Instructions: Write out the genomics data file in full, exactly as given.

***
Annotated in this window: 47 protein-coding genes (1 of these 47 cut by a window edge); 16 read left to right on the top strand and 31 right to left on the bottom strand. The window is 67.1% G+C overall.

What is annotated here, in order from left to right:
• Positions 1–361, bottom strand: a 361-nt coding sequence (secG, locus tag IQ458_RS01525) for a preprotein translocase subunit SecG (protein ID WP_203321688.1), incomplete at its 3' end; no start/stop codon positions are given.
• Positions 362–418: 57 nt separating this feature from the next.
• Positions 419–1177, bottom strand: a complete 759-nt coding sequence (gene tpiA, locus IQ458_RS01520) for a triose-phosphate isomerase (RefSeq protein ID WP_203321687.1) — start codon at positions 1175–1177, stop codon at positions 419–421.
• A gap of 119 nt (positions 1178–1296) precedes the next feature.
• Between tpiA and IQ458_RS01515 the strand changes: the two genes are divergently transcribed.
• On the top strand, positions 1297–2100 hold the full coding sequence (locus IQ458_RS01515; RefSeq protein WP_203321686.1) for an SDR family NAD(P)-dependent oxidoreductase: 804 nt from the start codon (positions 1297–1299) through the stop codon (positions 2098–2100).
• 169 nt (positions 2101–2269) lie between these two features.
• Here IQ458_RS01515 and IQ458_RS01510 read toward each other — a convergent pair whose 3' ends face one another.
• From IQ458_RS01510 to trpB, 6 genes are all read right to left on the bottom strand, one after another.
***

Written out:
Annotated in this window: 47 protein-coding genes (1 of these 47 cut by a window edge); 16 read left to right on the top strand and 31 right to left on the bottom strand. The window is 67.1% G+C overall.

What is annotated here, in order from left to right:
• Positions 1–361, bottom strand: a 361-nt coding sequence (secG, locus tag IQ458_RS01525) for a preprotein translocase subunit SecG (protein ID WP_203321688.1), incomplete at its 3' end; no start/stop codon positions are given.
• Positions 362–418: 57 nt separating this feature from the next.
• Positions 419–1177, bottom strand: a complete 759-nt coding sequence (gene tpiA, locus IQ458_RS01520) for a triose-phosphate isomerase (RefSeq protein ID WP_203321687.1) — start codon at positions 1175–1177, stop codon at positions 419–421.
• A gap of 119 nt (positions 1178–1296) precedes the next feature.
• Between tpiA and IQ458_RS01515 the strand changes: the two genes are divergently transcribed.
• On the top strand, positions 1297–2100 hold the full coding sequence (locus IQ458_RS01515; RefSeq protein WP_203321686.1) for an SDR family NAD(P)-dependent oxidoreductase: 804 nt from the start codon (positions 1297–1299) through the stop codon (positions 2098–2100).
• 169 nt (positions 2101–2269) lie between these two features.
• Here IQ458_RS01515 and IQ458_RS01510 read toward each other — a convergent pair whose 3' ends face one another.
• From IQ458_RS01510 to trpB, 6 genes are all read right to left on the bottom strand, one after another.